Yvon Chouinard, the founder of outdoor apparel maker Patagonia, donated his entire $3 billion ownership stake in the company to a nonprofit which will help prevent climate change.
Yvon started Patagonia 50 years ago as a craftsman who made mountain climbing gear for his himself and his friends. The company has since become a worldwide leader in outdoor apparel.
“I never wanted to be a businessman. I started as a craftsman, making climbing gear for my friends and myself, then got into apparel,” Yvon shared.
With a passion for being outdoors and appreciating the beauty of nature, saving the environment became deeply meaningful for Yvon.
“As we began to witness the extent of global warming and ecological destruction, and our own contribution to it, Patagonia committed to using our company to change the way business was done. If we could do the right thing while making enough to pay the bills, we could influence customers and other businesses, and maybe change the system along the way.”
Patagonia started donating 1% of their $1 Billion in sales each year to groups working to help protect the environment.
“We started with our products, using materials that caused less harm to the environment. We gave away 1% of sales each year,” Yvon shared. “We became a certified B Corp and a California benefit corporation, writing our values into our corporate charter so they would be preserved. More recently, we changed the company’s purpose to: We’re in business to save our home planet.”
Yet as the kind 83-year-old began to see more and more ice caps melting, storms intensifying and more than 50% of the great barrier reef become bleached due to rising ocean temperatures, he realized that governments are not going to act in time to save our environment, and that individuals need to rise to the occasion and do all they can.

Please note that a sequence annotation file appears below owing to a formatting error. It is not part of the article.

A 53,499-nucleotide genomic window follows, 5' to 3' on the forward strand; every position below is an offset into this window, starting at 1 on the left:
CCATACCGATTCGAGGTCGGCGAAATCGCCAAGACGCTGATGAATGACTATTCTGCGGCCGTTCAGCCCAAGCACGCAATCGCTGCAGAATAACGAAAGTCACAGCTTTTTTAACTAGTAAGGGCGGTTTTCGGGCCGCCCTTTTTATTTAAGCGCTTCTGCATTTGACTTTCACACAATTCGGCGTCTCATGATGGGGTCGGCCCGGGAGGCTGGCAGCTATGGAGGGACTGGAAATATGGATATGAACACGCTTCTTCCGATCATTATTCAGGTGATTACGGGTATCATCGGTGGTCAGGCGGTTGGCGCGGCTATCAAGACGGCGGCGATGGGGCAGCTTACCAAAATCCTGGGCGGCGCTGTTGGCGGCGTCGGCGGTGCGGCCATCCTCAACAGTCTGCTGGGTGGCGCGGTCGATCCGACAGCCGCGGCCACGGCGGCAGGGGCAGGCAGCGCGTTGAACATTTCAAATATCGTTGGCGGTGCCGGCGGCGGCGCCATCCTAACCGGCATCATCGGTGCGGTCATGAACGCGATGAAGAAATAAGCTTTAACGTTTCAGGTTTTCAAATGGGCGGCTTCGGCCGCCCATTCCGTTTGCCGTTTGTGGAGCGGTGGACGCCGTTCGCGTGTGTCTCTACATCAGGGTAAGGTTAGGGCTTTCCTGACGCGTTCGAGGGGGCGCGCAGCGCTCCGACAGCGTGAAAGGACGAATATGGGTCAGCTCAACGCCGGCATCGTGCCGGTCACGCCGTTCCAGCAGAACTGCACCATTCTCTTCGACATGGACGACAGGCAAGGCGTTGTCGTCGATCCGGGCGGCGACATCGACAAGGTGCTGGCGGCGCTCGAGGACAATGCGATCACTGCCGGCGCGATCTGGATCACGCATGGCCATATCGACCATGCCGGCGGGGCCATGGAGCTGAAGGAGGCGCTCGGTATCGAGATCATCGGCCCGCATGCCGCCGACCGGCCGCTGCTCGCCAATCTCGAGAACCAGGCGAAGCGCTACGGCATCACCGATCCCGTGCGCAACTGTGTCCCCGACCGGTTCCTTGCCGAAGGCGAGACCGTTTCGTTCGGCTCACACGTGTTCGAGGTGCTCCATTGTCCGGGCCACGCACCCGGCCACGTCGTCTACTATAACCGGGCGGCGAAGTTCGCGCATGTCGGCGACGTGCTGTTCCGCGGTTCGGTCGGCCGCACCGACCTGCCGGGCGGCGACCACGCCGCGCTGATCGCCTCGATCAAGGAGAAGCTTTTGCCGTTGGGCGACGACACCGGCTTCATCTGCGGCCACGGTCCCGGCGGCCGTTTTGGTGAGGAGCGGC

“Despite its immensity, the Earth’s resources are not infinite, and it’s clear we’ve exceeded its limits. But it’s also resilient. We can save our planet if we commit to it,” Yvon said.
“While we’re doing our best to address the environmental crisis, it’s not enough. We needed to find a way to put more money into fighting the crisis while keeping the company’s values intact. One option was to sell Patagonia and donate all the money. But we couldn’t be sure a new owner would maintain our values or keep our team of people around the world employed.”
“Another path was to take the company public. What a disaster that would have been. Even public companies with good intentions are under too much pressure to create short-term gain at the expense of long-term vitality and responsibility. Truth be told, there were no good options available. So, we created our own.”
Yvon created the Holdfast Collective, a nonprofit “dedicated to fighting the environmental crisis and defending nature” and donated 100% of the company’s nonvoting stock to it. Now all profit from Patagonia which is not used for business expenses will be donated to organizations which are helping to save the environment and the planet. The company expects to generate and donate roughly $100 million annually.
“If we have any hope of a thriving planet, much less a business, it is going to take all of us doing what we can with the resources we have. This is what we can do,” Yvon said.
“Earth is now our only shareholder.”
You are Loved.
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